Monthly Archives: November 2009

Bar Managers, are they a dying breed?

Over my 18 years of running bars in the Philippines I have heard on numerous occasions how bar managers are a “dying breed” and I have come to learn this statement is true both in the literal and metaphorical sense. In physical terms the lifestyle of a bar manager is hardly conducive to longevity since it normally involves copious amounts of alcohol consumption, smoke inhalation, a sedentary lifestyle and believe it or not, an inordinate amount of stressful situations.

Referring to managers as a “dying breed” has always been a rather worrying statement for me in that it is too close to home. As a result, when it was said to me just the other night by a bar owner from Thailand, I paused for a moment of reflection and decided this subject would make an interesting column for AE.

Normally when someone says to me ‘you bar managers are a dying breed’ I pretend to brush it off as a flippant comment that I have heard a thousand times, however, given what has happened to the Blue Nile Group management team, (which until recently I was part of), the Thailand bar owners statement hit home and made me ponder the statement on a much deeper level than I normally would.

To fully understand the role of a professional bar manager it is necessary to look at how the position evolved. In the mid eighties in M. H. Pillar, Ermita, Manila the bar scene suddenly started to take off with an influx of money invested and an influx of customers availing of services the bars were offering. As the bar scene expanded it evolved from the owners acting as owner /managers to a fully blown industry incorporating individuals whose only job was to manage the bar on a day to day or should I say, night to night, basis. Back in those days it was common for the manager to drink copious amounts of alcohol, give away even greater amounts of alcohol and generally create a party atmosphere in conjunction with the girls and the customers. This in turn would encourage the customers to spend more and the end result was revenue for the bar.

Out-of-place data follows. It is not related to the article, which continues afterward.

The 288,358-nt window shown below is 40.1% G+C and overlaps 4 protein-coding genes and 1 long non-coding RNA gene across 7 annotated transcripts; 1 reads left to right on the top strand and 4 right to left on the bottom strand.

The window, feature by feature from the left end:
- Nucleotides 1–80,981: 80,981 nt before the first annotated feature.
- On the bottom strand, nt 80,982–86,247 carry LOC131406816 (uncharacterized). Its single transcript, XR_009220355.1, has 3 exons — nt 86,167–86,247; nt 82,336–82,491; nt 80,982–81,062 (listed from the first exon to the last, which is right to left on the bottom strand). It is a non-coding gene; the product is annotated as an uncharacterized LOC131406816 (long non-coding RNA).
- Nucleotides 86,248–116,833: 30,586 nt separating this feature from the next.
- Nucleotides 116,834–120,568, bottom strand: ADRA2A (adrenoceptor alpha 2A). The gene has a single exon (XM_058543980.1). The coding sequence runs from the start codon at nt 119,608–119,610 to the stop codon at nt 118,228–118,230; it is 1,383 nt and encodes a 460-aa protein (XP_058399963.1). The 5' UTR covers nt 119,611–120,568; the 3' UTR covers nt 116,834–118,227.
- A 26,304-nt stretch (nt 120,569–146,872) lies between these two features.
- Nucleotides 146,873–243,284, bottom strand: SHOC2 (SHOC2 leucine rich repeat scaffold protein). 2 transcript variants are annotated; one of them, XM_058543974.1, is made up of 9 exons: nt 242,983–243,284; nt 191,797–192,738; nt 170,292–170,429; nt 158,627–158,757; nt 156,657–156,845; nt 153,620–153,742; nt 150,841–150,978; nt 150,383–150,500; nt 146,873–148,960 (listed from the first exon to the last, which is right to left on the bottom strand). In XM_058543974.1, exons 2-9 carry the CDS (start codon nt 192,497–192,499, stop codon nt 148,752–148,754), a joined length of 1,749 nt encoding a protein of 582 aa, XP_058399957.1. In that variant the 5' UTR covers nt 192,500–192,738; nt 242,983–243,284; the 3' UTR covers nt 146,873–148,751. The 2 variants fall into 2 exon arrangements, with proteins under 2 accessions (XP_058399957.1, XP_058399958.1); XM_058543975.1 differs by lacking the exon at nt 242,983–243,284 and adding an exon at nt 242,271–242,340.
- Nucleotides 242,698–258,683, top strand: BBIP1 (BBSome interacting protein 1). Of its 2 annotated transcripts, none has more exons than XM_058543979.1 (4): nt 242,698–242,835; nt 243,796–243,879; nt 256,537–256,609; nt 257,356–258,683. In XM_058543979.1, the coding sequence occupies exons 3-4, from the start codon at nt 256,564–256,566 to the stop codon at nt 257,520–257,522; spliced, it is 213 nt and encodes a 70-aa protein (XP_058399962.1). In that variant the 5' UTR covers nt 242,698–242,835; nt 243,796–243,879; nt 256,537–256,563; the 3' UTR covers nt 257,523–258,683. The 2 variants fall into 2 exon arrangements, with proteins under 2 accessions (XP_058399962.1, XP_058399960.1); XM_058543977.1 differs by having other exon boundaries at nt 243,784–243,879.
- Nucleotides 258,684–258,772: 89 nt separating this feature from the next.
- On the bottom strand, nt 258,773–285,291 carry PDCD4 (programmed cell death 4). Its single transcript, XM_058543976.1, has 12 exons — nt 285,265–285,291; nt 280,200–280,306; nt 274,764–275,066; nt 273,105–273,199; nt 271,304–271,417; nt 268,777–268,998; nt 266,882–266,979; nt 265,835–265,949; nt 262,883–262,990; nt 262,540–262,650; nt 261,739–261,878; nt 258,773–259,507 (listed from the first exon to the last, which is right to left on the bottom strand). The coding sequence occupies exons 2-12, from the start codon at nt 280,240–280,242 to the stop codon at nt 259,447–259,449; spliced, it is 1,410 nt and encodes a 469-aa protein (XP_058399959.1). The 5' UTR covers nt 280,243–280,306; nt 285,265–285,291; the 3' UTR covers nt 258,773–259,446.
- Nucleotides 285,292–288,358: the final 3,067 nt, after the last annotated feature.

A bar manager and customer both sculling shooters with no hands. In days gone by this sort of behavior was considered par for the course.

The concept of a ‘girlie bar’ manager creating a party atmosphere is in many ways unique to the Philippines. For example you will not find many professional girlie bar managers in Thailand or other parts of Asia and when you do he will normally be an owner wearing both his owner hat and manager’s hat. This situation occurs partly because in other countries the emphasis is on directly selling alcohol and sexual services rather than creating a party atmosphere.

So are bar managers a dying breed, is the position of professional bar manager soon to be a thing of the past? In my opinion the answer to this is both yes and no depending upon the sort of bar and the owners marketing approach. In many of the bigger more commercial bars (Doll House, Atlantis, Tropix, Crystal Palace, Blue Nile, Neros and Blue Nile Executive) it would seem there is a definite trend to utilize cheaper Filipino management as opposed to the more costly foreign management. There are numerous reasons why this has occurred some of which I will now examine in this article.

Firstly there is the question of cost. By not employing foreign managers the bar will cut down on OTH (on the house) drinks and the bars salary bill will be significantly less. Whilst this line of thinking may be true on paper it is in reality a falsehood because by cutting down on OTH you may minimize expenses but at the same time you also minimize sales.